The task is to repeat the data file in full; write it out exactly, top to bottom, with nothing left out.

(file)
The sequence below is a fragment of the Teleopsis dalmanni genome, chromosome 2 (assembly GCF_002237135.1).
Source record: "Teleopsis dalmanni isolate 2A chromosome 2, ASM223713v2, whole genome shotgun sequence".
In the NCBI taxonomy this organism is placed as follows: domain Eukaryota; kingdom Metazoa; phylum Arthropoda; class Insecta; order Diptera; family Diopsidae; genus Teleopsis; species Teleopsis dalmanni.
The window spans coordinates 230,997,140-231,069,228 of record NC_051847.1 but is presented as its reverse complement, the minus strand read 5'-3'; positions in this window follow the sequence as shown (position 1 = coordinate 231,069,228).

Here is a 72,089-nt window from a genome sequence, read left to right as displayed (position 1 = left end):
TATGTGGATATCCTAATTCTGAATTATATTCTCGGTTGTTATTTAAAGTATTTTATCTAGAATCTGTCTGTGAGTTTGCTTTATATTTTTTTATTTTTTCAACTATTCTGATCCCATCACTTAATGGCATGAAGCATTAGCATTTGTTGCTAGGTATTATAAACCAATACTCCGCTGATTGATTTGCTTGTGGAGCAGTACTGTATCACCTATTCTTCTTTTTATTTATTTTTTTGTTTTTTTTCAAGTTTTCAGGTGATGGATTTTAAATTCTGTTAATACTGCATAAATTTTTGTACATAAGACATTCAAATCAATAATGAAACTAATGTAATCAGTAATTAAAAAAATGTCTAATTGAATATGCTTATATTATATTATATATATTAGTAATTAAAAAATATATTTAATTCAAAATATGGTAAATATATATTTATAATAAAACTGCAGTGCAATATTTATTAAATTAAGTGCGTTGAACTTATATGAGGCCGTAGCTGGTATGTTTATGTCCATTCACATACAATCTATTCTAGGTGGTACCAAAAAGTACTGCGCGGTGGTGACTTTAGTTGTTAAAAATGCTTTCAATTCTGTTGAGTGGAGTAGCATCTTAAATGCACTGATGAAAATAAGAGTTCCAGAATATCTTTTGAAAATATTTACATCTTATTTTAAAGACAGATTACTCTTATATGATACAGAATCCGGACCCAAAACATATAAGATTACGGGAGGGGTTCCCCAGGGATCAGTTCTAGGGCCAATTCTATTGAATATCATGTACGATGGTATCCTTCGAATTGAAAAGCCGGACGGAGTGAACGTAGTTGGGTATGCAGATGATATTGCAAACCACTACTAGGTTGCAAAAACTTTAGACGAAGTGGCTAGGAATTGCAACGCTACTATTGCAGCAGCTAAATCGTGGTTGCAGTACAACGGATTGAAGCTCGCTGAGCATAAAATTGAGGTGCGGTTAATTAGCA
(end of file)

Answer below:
The sequence below is a fragment of the Teleopsis dalmanni genome, chromosome 2 (assembly GCF_002237135.1).
Source record: "Teleopsis dalmanni isolate 2A chromosome 2, ASM223713v2, whole genome shotgun sequence".
In the NCBI taxonomy this organism is placed as follows: domain Eukaryota; kingdom Metazoa; phylum Arthropoda; class Insecta; order Diptera; family Diopsidae; genus Teleopsis; species Teleopsis dalmanni.
The window spans coordinates 230,997,140-231,069,228 of record NC_051847.1 but is presented as its reverse complement, the minus strand read 5'-3'; positions in this window follow the sequence as shown (position 1 = coordinate 231,069,228).

Here is a 72,089-nt window from a genome sequence, read left to right as displayed (position 1 = left end):
TATGTGGATATCCTAATTCTGAATTATATTCTCGGTTGTTATTTAAAGTATTTTATCTAGAATCTGTCTGTGAGTTTGCTTTATATTTTTTTATTTTTTCAACTATTCTGATCCCATCACTTAATGGCATGAAGCATTAGCATTTGTTGCTAGGTATTATAAACCAATACTCCGCTGATTGATTTGCTTGTGGAGCAGTACTGTATCACCTATTCTTCTTTTTATTTATTTTTTTGTTTTTTTTCAAGTTTTCAGGTGATGGATTTTAAATTCTGTTAATACTGCATAAATTTTTGTACATAAGACATTCAAATCAATAATGAAACTAATGTAATCAGTAATTAAAAAAATGTCTAATTGAATATGCTTATATTATATTATATATATTAGTAATTAAAAAATATATTTAATTCAAAATATGGTAAATATATATTTATAATAAAACTGCAGTGCAATATTTATTAAATTAAGTGCGTTGAACTTATATGAGGCCGTAGCTGGTATGTTTATGTCCATTCACATACAATCTATTCTAGGTGGTACCAAAAAGTACTGCGCGGTGGTGACTTTAGTTGTTAAAAATGCTTTCAATTCTGTTGAGTGGAGTAGCATCTTAAATGCACTGATGAAAATAAGAGTTCCAGAATATCTTTTGAAAATATTTACATCTTATTTTAAAGACAGATTACTCTTATATGATACAGAATCCGGACCCAAAACATATAAGATTACGGGAGGGGTTCCCCAGGGATCAGTTCTAGGGCCAATTCTATTGAATATCATGTACGATGGTATCCTTCGAATTGAAAAGCCGGACGGAGTGAACGTAGTTGGGTATGCAGATGATATTGCAAACCACTACTAGGTTGCAAAAACTTTAGACGAAGTGGCTAGGAATTGCAACGCTACTATTGCAGCAGCTAAATCGTGGTTGCAGTACAACGGATTGAAGCTCGCTGAGCATAAAATTGAGGTGCGGTTAATTAGCA